3. Expanding sick pay to those with pre-existing conditions that could put them at a higher risk for contracting COVID-19, and to extend the deadline for benefits beyond April 8.

Instacart has since announced that it has:

  1. Signed a deal with a third-party manufacturer in Louisiana to produce and distribute its own hand sanitizer to workers in the field. It already had created sanitizer stations inside of stores and arranged for workers to enter and exit via back or side entrances.
  2. Established bonus payments based on the number of hours worked between March 15 and April 15.
  3. Extended for another month its 14 days of sick pay for all workers either diagnosed with COVID-19 or directed by a doctor or health official to stay home (i.e., someone showing symptoms). The guarantee now runs through May 8.

Between the lines: Both sides sincerely believe they are doing the right thing in the midst of a quickly evolving natural disaster.

  • The organizers want workers to be safe, and they're also using the crisis to boost wages after years of having little to no leverage.
  • Instacart was early to implement sick pay for those with the virus, was early with contactless drop-off, and is trying to move new logistical mountains daily (everything from revised traffic patterns to new CDC safety guidelines to onboarding record numbers of new shoppers and customers).

The bottom line: Instacart has suddenly become America’s most vital gig economy company, after years of sitting in the shadows of fellow gig economy "unicorns" like Uber and DoorDash. And with greater profile comes greater pressure.

Go deeper

Senate confirms retired Gen. Lloyd Austin as defense secretary

Photo: Greg Nash-Pool/Getty Images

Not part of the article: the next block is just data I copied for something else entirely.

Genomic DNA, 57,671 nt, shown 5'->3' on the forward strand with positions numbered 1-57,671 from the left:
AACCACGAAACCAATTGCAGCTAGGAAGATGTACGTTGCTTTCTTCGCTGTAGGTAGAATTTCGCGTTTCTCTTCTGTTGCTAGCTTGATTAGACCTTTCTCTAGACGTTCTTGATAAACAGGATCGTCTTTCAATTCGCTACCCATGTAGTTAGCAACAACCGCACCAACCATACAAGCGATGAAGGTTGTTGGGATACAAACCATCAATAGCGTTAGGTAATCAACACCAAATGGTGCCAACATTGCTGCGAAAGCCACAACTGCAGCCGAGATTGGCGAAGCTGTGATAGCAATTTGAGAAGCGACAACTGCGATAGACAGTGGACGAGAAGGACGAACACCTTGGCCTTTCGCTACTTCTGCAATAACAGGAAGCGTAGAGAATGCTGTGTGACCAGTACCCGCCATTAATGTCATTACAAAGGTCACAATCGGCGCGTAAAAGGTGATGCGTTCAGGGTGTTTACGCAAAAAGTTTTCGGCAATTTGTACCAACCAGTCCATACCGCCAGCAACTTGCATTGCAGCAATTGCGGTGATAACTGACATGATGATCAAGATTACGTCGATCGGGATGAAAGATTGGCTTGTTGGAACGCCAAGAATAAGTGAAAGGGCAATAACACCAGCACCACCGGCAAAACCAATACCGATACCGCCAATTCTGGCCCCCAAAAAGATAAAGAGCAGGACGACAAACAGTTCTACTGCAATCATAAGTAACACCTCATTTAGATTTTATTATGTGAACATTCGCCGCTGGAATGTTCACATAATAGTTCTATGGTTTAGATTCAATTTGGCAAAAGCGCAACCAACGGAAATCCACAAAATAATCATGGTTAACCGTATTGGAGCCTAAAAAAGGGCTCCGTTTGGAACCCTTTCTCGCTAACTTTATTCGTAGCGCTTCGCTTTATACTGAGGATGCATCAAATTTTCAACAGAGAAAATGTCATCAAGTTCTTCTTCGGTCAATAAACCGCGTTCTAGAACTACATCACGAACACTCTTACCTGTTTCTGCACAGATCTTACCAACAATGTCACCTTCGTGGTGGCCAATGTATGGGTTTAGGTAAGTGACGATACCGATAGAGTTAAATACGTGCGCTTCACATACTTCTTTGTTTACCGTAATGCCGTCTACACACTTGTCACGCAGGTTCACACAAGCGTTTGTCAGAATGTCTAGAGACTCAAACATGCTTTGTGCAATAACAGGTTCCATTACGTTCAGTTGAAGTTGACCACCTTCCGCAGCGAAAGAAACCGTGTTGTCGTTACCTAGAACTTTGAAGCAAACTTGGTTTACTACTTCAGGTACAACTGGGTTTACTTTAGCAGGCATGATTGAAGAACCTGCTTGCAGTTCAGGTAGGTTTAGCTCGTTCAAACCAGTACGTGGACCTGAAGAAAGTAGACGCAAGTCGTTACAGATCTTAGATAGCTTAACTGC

The Senate voted 93-2 on Friday to confirm retired Gen. Lloyd Austin as secretary of defense. Sens. Mike Lee (R-Utah) and Josh Hawley (R-Mo.) were the sole "no" votes.

Why it matters: Austin is the first Black American to lead the Pentagon and President Biden's second Cabinet nominee to be confirmed.

House will transmit article of impeachment to Senate on Monday, Schumer says

Photo: Drew Angerer/Getty Images

Senate Majority Leader Chuck Schumer (D-N.Y.) announced that the House will deliver the article of impeachment against former President Trump for "incitement of insurrection" on Monday.

Why it matters: The Senate is required to begin the impeachment trial at 1pm the day after the article is transmitted.

Dan Primack, author of Pro Rata
2 hours ago - Politics & Policy

Private equity bets on delayed tax reform in Biden administration

Illustration: Brendan Lynch/Axios

In normal times, private equity would be nervous about Democratic Party control of both the White House and Congress. But in pandemic-consumed 2021, the industry seems sanguine.

Driving the news: Industry executives and lobbyists paid very close attention to Treasury Secretary nominee Janet Yellen's confirmation hearings this week, and came away convinced that tax reform isn't on the near-term agenda.